The truth is, your partners have plenty of reasons to doubt your actions. You'll spend a lot of your time trying to keep them busy while you tamper with evidence. Picking up
hidden objects without being scene is the best way to earn experience points. These points are used to determine what kind of guns you'll choose from. These aren't the deepest
RPG elements, but at this point I'll take what I can get.
A big problem with Call of Juarez: The Cartel is that the hardware isn't able to keep up. Every so often the game will freeze for a split-second. There's no warning, it just
freezes the player for a very short amount of time. Unfortunately, it doesn't freeze anybody else. While it may not sound like a long time, that split-second is enough for an
enemy to get the jump on you. This happened to me all the time. I would be right in the middle of a firefight and, out of the blue, the game would freeze for a split-second.
Even if I didn't die every time, this performance issue definitely made the game a lot more challenging.
The game also insists on shoving the game full of driving sequences. Just about every mission has you in one form of a car chase or another. If you're playing with computer-
controlled partners, then you will always be the one driving. The driving mechanics are simple enough, but the car's handling is all over the place. Worse yet, one wrong turn
and you'll have to start the whole section over again. Like everything else in the game, the driving portions go on far too long.
If you're playing with friends, then chances are you'll be hanging out of the passenger window shoot at enemy cars. At this point it's essentially an on-rails shooter, which is
marginally more fun than actually driving the car. Either way, you're stuck shooting imprecise guns at moving cars. This is definitely not the highlight of Call of Juarez: The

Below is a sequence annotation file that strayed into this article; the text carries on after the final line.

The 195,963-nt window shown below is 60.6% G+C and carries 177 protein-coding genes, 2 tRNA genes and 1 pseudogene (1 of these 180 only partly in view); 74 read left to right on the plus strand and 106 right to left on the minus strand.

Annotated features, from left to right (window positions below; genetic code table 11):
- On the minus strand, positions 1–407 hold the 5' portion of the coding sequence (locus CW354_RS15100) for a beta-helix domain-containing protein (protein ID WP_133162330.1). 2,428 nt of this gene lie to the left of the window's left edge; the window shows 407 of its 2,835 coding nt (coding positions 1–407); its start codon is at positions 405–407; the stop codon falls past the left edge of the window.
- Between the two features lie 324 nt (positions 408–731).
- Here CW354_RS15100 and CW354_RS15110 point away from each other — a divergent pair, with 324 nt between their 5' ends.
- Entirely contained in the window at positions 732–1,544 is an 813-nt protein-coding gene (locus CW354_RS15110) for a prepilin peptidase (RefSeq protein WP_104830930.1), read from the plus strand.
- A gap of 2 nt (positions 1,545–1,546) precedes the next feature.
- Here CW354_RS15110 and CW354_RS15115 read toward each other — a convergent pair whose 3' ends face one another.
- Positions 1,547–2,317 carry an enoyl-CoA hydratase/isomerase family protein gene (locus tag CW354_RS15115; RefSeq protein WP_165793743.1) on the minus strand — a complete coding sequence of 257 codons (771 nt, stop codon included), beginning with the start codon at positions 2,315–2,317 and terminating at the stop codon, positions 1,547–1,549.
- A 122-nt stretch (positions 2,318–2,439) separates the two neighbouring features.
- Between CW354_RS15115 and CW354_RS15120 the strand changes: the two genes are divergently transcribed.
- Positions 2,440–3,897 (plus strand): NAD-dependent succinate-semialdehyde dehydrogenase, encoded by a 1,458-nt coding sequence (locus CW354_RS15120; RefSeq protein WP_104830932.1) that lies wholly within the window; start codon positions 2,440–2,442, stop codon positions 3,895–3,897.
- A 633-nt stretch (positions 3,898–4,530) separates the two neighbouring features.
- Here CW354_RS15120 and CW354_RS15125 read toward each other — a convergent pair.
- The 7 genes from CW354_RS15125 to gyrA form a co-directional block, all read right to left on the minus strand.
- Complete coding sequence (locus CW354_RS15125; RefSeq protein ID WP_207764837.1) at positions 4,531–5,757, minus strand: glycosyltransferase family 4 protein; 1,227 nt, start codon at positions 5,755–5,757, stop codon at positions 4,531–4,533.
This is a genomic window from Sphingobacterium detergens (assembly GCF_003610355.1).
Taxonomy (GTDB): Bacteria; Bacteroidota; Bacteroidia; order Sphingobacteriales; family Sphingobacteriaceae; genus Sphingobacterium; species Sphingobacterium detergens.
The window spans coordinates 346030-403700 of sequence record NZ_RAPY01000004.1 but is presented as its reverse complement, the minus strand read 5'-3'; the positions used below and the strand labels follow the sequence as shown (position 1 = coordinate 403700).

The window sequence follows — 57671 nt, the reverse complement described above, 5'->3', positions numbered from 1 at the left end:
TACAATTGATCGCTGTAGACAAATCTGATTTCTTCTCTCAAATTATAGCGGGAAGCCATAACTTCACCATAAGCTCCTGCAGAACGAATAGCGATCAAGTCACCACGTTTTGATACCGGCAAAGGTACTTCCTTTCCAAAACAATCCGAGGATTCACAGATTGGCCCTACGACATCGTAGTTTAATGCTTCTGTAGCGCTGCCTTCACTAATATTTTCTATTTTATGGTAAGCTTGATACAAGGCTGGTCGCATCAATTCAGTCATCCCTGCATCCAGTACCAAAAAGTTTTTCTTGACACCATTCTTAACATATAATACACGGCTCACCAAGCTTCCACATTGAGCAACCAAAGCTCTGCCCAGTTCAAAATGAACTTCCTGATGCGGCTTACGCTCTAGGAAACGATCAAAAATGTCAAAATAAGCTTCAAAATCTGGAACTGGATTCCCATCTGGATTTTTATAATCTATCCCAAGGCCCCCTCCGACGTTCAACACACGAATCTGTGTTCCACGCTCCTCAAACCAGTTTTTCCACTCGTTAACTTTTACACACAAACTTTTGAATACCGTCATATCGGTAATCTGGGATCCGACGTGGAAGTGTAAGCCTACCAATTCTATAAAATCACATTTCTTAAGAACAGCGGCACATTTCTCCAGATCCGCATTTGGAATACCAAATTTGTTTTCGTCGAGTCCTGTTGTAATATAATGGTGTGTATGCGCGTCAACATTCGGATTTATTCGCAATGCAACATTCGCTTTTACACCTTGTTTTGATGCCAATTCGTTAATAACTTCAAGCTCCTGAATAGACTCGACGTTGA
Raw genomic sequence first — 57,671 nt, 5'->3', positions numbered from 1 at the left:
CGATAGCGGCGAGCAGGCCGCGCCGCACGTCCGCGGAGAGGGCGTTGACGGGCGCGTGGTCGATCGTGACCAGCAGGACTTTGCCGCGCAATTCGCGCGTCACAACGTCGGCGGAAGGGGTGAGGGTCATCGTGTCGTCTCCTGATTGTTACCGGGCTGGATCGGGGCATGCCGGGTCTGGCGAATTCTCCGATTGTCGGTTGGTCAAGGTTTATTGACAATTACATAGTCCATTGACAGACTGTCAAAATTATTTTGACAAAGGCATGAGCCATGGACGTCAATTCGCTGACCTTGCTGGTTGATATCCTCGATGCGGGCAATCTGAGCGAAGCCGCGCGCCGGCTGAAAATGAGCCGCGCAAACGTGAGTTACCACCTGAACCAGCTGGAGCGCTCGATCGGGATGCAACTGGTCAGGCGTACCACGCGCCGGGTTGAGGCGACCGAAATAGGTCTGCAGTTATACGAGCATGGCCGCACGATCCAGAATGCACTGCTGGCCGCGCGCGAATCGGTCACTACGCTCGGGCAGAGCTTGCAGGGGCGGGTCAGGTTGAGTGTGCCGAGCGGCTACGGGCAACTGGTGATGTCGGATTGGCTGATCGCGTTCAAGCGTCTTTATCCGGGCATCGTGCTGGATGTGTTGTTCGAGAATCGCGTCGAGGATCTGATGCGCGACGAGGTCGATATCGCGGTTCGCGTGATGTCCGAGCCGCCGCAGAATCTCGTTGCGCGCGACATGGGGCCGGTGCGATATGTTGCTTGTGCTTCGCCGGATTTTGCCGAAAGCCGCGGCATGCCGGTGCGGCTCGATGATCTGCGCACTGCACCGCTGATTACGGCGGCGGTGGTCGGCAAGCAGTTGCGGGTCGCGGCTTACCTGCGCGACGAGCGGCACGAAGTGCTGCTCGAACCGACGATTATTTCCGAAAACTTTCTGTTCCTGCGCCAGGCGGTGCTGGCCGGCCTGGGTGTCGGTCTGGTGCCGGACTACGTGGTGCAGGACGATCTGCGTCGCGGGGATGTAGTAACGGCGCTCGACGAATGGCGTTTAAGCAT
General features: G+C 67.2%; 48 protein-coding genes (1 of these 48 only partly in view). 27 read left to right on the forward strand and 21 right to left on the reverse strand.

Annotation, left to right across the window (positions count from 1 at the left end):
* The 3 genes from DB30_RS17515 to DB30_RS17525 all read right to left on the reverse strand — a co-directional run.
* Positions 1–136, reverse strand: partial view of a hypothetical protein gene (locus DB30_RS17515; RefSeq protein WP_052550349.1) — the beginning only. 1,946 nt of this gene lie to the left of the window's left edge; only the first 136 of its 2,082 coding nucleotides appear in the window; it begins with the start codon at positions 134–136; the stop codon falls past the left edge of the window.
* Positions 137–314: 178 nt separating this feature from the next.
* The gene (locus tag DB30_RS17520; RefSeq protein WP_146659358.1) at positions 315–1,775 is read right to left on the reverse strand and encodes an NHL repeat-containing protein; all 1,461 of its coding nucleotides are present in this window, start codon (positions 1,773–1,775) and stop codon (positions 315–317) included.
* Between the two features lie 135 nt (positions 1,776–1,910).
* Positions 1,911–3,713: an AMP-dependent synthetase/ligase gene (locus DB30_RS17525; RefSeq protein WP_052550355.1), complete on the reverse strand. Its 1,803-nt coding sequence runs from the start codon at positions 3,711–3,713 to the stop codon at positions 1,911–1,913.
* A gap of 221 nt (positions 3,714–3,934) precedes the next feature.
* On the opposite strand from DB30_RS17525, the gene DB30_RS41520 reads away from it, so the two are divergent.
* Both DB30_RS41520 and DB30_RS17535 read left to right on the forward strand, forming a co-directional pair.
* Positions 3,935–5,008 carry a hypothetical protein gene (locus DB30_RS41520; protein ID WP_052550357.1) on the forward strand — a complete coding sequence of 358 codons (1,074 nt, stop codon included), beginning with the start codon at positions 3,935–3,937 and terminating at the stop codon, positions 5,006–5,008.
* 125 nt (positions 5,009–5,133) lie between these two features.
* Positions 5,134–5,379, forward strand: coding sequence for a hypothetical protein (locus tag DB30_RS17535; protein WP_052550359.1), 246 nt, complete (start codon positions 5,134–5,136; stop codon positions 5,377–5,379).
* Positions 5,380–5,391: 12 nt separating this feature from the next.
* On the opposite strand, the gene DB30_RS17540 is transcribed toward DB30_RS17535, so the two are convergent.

Sadly, we haven't even touched the surface of what this game does wrong. Beyond the technical problems and incessant driving segments, you'll find a whole host of other
unacceptable inconveniences. For example, your player will get phone calls at the worst possible times. What makes this extra infuriating is how these lengthy phone calls
prevent you from doing anything else. This is especially bad when you get a call in the middle of a fist fight or while you're driving. The fact that you can't push the ignore
button is unacceptable in this day and age.
I also found that it was a little too easy to accidentally stumble out of bounds, which inexplicably kills you right on the spot. This was even more frustrating when driving.
Too often I would take a wrong turn and have to start the whole segment over again. If this happened once or twice that would be one thing, but it happened to me constantly
(sometimes in the same mission).
Call of Juarez: The Cartel is a hodgepodge of bad ideas and performance issues. Even if you can get past the technical problems, this heavy-handed action game never quite lives up to its potential. If you have a couple friends to play with you might get some fun out of it, everybody else might want to look elsewhere for their first-person fix!
This product was submitted by the publisher for review. As a rule, Defunct Games does not review games we spent money on. However, that does not always apply to classic/retro games. This specific product, however, came straight from a PR guy for the purposes of being reviewed!